Head of School Jason Gray, in only his third year as Head of CHDS, has a wise intuition about avoiding strict pedagogical beliefs in his definition of progressive education. Understanding children and discovering how they learn best takes a practical, on-going effort requiring discipline and collaboration. When Jason is asked to identify the "best" part of the school, he points to the relationships that exist between the teachers and their students, and between the parents and the school. He illustrates this point with a venn diagram whose intersecting circles - the student, the parents and teachers, and the community beyond the border of the school - must be synchronized in order for the interests of the children to be served. Jason believes that careful attention should be paid to balancing social, emotional and academic growth and ensuring that "learning be joyful, challenging, engaging, and authentic." For him, "knowing and liking the children is as important as the content we teach."

Math projects help students
stay engaged - this graph from a 2nd
grade class shows the longevity
of teachers at CHDS
On our tour of the school, Jason and I stopped off in Upper School Math Teacher Tom Sellevaag's classroom. Tom had a prep period and had time to talk about his middle school math program. Math education poses its own special conundrum for progressive secondary schools, and I have discovered in my travels, that it is very easy to default to a more traditional methodology at the middle school level when teaching math. Tom and other 7th & 8th grade teachers grapple with this phenomenon in light of the pressures they have to prepare students for high school, which almost invariably means a more traditional educational system for the alum of progressive schools. How can we sustain our progressive philosophy of experiential, hands-on, project based teaching, and ensure that the students are "exposed" to the canon of the conventional math sequence? Tom's intriguing approach is to have a variety of resources available to be sure the materials and methods are a suitable match for individuals students. He uses TERC, Key Curriculum, EMPOWER, and several other curricula, while equipping his classroom with lots of math manipulatives and resource materials for the kids to apply what they are learning to real problem solving. I've seen other teachers incorporating the Khan Academy and other on-line resources to be sure that alternative resources are available for the range of students we inevitably find in the typical middle school math classroom. Perhaps the key is versatility - and ensuring that the needs of individual students are met. Kids reaching seventh grade will often possess a low math self-esteem even in the most progressive schools. Tom and others are trying to create a program that is differentiated enough to accommodate the various levels they encounter among their students. It is not easy work. We'll discuss this topic more in-depth in future blogs, after I chronicle my tour of schools.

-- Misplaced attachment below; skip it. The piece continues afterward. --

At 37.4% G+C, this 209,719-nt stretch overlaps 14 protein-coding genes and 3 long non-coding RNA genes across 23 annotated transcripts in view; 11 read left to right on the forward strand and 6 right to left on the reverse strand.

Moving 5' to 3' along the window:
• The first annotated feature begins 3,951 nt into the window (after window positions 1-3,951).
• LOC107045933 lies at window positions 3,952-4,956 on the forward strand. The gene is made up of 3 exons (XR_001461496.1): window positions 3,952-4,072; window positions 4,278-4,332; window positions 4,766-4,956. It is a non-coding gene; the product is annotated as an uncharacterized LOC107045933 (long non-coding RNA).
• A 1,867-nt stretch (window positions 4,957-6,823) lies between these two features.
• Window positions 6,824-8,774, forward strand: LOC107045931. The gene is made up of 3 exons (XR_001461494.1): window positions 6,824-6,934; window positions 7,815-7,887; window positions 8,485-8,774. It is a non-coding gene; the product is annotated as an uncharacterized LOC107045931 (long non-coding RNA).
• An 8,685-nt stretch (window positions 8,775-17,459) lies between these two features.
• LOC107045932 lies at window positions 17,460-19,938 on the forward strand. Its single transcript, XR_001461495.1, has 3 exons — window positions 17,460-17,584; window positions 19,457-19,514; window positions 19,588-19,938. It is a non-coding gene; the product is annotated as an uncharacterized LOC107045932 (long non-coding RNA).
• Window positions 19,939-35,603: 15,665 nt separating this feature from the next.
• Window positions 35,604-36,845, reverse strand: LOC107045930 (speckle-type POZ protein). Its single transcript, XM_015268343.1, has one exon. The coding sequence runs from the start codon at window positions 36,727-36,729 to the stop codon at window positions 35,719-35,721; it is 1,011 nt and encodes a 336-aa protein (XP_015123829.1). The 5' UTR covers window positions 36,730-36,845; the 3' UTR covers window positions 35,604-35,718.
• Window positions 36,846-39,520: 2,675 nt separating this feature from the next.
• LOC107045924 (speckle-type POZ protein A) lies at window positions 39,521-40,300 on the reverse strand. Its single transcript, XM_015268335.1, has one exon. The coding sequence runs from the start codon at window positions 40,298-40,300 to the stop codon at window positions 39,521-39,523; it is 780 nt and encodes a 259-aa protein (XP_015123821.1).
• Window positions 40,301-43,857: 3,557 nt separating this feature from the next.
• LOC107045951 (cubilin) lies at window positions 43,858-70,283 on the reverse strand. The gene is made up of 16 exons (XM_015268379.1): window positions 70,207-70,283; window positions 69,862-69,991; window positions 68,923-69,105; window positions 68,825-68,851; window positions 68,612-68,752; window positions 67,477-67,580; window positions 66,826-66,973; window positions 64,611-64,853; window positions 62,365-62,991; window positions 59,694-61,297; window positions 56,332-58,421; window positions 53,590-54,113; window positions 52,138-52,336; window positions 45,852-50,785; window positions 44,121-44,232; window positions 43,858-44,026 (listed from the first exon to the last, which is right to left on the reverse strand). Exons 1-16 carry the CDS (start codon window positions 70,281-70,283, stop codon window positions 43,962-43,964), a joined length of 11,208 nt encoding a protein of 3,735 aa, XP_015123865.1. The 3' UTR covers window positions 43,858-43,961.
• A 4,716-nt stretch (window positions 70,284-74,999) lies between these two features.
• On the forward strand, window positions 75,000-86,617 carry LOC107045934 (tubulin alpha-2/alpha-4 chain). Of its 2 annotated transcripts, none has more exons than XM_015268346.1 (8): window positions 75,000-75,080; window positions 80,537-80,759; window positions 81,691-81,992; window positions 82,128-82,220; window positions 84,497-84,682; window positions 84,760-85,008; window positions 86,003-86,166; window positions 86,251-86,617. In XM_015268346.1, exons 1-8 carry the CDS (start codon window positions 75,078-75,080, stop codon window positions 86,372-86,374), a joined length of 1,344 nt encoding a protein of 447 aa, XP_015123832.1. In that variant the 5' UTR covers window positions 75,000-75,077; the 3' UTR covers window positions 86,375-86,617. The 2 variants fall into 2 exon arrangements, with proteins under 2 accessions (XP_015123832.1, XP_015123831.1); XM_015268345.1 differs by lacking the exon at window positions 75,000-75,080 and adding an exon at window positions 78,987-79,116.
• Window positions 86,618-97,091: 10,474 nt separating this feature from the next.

A view of the capitol from the
I admire Jason and the staff at CHDS for adhering to their progressive roots at a time when the pressure is fierce to shade toward more traditional practices, especially in urban areas like DC. It all comes down to doing what they believe is best for kids - providing them the programs that will engage their interests - in an era where schools are driven by performance on standardized tests, this is a noble commitment.

Friends Community School - College Park, MD

Abutting National Park Service land in Greenbelt Park, Friends Community School moved to its current location in 2007. The school building is the largest known straw bale insulated building in the world, and with a green roof, solar tubes, an energy recovery mechanical system, and rain gardens, the school incorporates sustainable practices throughout its campus. The natural setting of the property allows FCS to utilize the surrounding area for academic, extra-curricular and summer programs. Founded by the late progressive educator and Quaker Jane Manring in 1986, the school celebrated its 25th year in 2011. I met with Middle School Head, Adriana Murphy, and Head of School, Larry Clements.